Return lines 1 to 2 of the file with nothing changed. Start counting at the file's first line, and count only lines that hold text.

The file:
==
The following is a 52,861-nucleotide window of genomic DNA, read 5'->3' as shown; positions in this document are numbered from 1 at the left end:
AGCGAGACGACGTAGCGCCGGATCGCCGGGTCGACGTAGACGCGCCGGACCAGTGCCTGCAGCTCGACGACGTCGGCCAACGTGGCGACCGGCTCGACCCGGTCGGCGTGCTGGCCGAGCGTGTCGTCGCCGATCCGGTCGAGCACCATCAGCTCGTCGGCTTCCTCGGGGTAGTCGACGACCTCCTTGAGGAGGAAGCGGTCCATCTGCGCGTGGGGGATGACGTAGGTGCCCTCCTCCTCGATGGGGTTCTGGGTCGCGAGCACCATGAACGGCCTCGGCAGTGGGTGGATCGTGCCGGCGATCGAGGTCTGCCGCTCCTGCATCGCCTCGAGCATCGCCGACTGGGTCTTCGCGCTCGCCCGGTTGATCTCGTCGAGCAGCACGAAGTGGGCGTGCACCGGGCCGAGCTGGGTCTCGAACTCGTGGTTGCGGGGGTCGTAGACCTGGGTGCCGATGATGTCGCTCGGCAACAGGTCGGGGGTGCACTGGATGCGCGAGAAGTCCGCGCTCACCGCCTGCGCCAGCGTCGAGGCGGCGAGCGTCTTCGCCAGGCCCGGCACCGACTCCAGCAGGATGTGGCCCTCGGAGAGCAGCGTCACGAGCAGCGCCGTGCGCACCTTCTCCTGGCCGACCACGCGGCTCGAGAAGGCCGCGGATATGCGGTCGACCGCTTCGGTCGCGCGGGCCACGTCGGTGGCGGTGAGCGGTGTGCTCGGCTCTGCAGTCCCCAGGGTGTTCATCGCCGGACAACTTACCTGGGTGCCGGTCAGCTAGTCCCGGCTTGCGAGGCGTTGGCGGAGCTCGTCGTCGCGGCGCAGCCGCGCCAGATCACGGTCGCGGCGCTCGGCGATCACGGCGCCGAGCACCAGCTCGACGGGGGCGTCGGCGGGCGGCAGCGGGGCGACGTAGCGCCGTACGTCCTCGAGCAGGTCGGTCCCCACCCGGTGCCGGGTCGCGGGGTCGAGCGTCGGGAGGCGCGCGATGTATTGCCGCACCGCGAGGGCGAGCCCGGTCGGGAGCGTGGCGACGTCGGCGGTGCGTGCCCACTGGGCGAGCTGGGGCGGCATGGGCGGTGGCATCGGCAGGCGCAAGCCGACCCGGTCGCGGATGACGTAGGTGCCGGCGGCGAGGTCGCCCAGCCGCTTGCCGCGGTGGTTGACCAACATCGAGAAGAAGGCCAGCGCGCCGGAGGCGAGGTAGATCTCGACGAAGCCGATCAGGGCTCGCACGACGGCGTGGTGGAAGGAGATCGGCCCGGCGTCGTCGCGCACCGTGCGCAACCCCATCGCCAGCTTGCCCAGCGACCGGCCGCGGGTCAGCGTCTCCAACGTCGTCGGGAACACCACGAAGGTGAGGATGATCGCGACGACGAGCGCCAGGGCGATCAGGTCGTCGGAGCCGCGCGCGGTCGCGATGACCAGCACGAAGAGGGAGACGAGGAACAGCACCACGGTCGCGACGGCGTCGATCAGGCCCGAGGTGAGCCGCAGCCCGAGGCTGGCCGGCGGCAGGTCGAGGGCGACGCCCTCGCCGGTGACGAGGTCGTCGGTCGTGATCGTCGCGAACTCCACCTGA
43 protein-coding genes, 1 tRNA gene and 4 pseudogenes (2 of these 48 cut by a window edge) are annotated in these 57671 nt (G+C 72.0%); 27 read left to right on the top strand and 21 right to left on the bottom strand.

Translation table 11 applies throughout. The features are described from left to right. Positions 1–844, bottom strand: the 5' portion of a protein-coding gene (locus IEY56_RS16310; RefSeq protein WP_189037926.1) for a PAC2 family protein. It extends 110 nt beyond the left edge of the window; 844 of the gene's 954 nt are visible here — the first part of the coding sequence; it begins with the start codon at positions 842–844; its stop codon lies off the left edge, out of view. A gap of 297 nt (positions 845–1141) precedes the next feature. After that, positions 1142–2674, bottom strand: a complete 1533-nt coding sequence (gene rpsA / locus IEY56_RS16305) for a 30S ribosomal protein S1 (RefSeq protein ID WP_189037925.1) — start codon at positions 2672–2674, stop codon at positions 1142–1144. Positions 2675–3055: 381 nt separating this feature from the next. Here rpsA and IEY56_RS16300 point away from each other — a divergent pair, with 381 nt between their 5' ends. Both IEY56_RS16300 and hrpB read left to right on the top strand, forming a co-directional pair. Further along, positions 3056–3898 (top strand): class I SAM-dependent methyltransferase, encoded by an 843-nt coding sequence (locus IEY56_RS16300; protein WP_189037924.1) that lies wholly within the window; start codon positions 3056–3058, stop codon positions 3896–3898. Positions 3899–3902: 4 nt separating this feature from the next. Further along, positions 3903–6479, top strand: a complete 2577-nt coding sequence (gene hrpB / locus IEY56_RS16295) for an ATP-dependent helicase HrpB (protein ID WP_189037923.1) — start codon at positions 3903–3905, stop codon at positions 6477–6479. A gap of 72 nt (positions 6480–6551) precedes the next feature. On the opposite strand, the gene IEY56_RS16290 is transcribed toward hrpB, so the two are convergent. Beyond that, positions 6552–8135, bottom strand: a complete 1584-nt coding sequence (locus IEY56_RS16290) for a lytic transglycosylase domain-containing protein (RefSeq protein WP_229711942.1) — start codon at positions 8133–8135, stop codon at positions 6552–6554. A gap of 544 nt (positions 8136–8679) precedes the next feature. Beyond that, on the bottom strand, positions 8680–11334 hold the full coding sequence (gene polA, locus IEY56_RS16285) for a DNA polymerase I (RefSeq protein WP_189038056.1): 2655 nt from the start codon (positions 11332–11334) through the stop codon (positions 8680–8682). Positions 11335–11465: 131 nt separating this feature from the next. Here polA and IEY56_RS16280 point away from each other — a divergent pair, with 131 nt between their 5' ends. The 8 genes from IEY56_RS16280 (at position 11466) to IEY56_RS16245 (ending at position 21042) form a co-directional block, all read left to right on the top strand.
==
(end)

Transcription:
The following is a 52,861-nucleotide window of genomic DNA, read 5'->3' as shown; positions in this document are numbered from 1 at the left end:
AGCGAGACGACGTAGCGCCGGATCGCCGGGTCGACGTAGACGCGCCGGACCAGTGCCTGCAGCTCGACGACGTCGGCCAACGTGGCGACCGGCTCGACCCGGTCGGCGTGCTGGCCGAGCGTGTCGTCGCCGATCCGGTCGAGCACCATCAGCTCGTCGGCTTCCTCGGGGTAGTCGACGACCTCCTTGAGGAGGAAGCGGTCCATCTGCGCGTGGGGGATGACGTAGGTGCCCTCCTCCTCGATGGGGTTCTGGGTCGCGAGCACCATGAACGGCCTCGGCAGTGGGTGGATCGTGCCGGCGATCGAGGTCTGCCGCTCCTGCATCGCCTCGAGCATCGCCGACTGGGTCTTCGCGCTCGCCCGGTTGATCTCGTCGAGCAGCACGAAGTGGGCGTGCACCGGGCCGAGCTGGGTCTCGAACTCGTGGTTGCGGGGGTCGTAGACCTGGGTGCCGATGATGTCGCTCGGCAACAGGTCGGGGGTGCACTGGATGCGCGAGAAGTCCGCGCTCACCGCCTGCGCCAGCGTCGAGGCGGCGAGCGTCTTCGCCAGGCCCGGCACCGACTCCAGCAGGATGTGGCCCTCGGAGAGCAGCGTCACGAGCAGCGCCGTGCGCACCTTCTCCTGGCCGACCACGCGGCTCGAGAAGGCCGCGGATATGCGGTCGACCGCTTCGGTCGCGCGGGCCACGTCGGTGGCGGTGAGCGGTGTGCTCGGCTCTGCAGTCCCCAGGGTGTTCATCGCCGGACAACTTACCTGGGTGCCGGTCAGCTAGTCCCGGCTTGCGAGGCGTTGGCGGAGCTCGTCGTCGCGGCGCAGCCGCGCCAGATCACGGTCGCGGCGCTCGGCGATCACGGCGCCGAGCACCAGCTCGACGGGGGCGTCGGCGGGCGGCAGCGGGGCGACGTAGCGCCGTACGTCCTCGAGCAGGTCGGTCCCCACCCGGTGCCGGGTCGCGGGGTCGAGCGTCGGGAGGCGCGCGATGTATTGCCGCACCGCGAGGGCGAGCCCGGTCGGGAGCGTGGCGACGTCGGCGGTGCGTGCCCACTGGGCGAGCTGGGGCGGCATGGGCGGTGGCATCGGCAGGCGCAAGCCGACCCGGTCGCGGATGACGTAGGTGCCGGCGGCGAGGTCGCCCAGCCGCTTGCCGCGGTGGTTGACCAACATCGAGAAGAAGGCCAGCGCGCCGGAGGCGAGGTAGATCTCGACGAAGCCGATCAGGGCTCGCACGACGGCGTGGTGGAAGGAGATCGGCCCGGCGTCGTCGCGCACCGTGCGCAACCCCATCGCCAGCTTGCCCAGCGACCGGCCGCGGGTCAGCGTCTCCAACGTCGTCGGGAACACCACGAAGGTGAGGATGATCGCGACGACGAGCGCCAGGGCGATCAGGTCGTCGGAGCCGCGCGCGGTCGCGATGACCAGCACGAAGAGGGAGACGAGGAACAGCACCACGGTCGCGACGGCGTCGATCAGGCCCGAGGTGAGCCGCAGCCCGAGGCTGGCCGGCGGCAGGTCGAGGGCGACGCCCTCGCCGGTGACGAGGTCGTCGGTCGTGATCGTCGCGAACTCCACCTGA